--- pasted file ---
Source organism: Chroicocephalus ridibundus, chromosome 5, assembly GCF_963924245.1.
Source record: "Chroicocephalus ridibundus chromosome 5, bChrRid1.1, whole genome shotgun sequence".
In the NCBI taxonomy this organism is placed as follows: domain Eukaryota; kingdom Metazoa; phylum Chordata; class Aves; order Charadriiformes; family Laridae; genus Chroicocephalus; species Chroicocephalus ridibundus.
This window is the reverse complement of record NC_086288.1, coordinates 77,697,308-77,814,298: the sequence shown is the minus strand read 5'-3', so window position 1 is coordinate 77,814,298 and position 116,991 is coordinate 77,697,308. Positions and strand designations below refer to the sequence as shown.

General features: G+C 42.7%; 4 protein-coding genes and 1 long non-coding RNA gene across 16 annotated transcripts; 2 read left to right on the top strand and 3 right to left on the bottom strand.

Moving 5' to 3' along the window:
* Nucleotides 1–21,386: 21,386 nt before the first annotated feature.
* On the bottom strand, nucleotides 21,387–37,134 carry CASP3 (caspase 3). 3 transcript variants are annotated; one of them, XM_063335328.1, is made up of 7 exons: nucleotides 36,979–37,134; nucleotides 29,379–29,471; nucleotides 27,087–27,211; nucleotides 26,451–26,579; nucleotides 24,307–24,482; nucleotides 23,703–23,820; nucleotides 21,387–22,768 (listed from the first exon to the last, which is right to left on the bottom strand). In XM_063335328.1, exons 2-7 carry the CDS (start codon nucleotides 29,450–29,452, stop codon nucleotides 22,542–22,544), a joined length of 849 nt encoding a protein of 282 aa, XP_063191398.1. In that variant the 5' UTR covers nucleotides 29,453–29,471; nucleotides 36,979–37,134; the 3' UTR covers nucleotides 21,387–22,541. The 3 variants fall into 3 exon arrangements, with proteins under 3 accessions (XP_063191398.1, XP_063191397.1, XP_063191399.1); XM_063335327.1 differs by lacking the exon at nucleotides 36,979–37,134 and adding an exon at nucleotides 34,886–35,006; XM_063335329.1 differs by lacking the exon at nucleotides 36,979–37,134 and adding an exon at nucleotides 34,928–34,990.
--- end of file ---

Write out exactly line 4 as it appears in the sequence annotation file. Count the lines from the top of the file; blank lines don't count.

This window is the reverse complement of record NC_086288.1, coordinates 77,697,308-77,814,298: the sequence shown is the minus strand read 5'-3', so window position 1 is coordinate 77,814,298 and position 116,991 is coordinate 77,697,308. Positions and strand designations below refer to the sequence as shown.